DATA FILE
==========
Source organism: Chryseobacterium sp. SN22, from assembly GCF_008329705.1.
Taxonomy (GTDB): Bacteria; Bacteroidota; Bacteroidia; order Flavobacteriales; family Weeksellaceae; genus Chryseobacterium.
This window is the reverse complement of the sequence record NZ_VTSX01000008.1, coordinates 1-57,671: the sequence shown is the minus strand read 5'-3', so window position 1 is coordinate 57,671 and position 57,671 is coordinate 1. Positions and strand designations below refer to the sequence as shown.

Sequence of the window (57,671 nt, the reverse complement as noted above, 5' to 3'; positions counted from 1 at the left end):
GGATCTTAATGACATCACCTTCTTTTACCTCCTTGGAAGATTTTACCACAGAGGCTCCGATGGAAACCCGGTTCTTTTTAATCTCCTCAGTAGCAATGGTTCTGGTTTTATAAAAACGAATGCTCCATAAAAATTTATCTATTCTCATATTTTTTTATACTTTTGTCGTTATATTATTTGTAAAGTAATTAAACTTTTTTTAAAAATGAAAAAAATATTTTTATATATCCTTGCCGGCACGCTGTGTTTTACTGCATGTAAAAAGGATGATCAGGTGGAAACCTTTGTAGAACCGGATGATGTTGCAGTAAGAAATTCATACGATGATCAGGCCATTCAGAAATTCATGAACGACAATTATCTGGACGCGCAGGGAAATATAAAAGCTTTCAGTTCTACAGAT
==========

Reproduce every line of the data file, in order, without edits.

Source organism: Chryseobacterium sp. SN22, from assembly GCF_008329705.1.
Taxonomy (GTDB): Bacteria; Bacteroidota; Bacteroidia; order Flavobacteriales; family Weeksellaceae; genus Chryseobacterium.
This window is the reverse complement of the sequence record NZ_VTSX01000008.1, coordinates 1-57,671: the sequence shown is the minus strand read 5'-3', so window position 1 is coordinate 57,671 and position 57,671 is coordinate 1. Positions and strand designations below refer to the sequence as shown.

Sequence of the window (57,671 nt, the reverse complement as noted above, 5' to 3'; positions counted from 1 at the left end):
GGATCTTAATGACATCACCTTCTTTTACCTCCTTGGAAGATTTTACCACAGAGGCTCCGATGGAAACCCGGTTCTTTTTAATCTCCTCAGTAGCAATGGTTCTGGTTTTATAAAAACGAATGCTCCATAAAAATTTATCTATTCTCATATTTTTTTATACTTTTGTCGTTATATTATTTGTAAAGTAATTAAACTTTTTTTAAAAATGAAAAAAATATTTTTATATATCCTTGCCGGCACGCTGTGTTTTACTGCATGTAAAAAGGATGATCAGGTGGAAACCTTTGTAGAACCGGATGATGTTGCAGTAAGAAATTCATACGATGATCAGGCCATTCAGAAATTCATGAACGACAATTATCTGGACGCGCAGGGAAATATAAAAGCTTTCAGTTCTACAGAT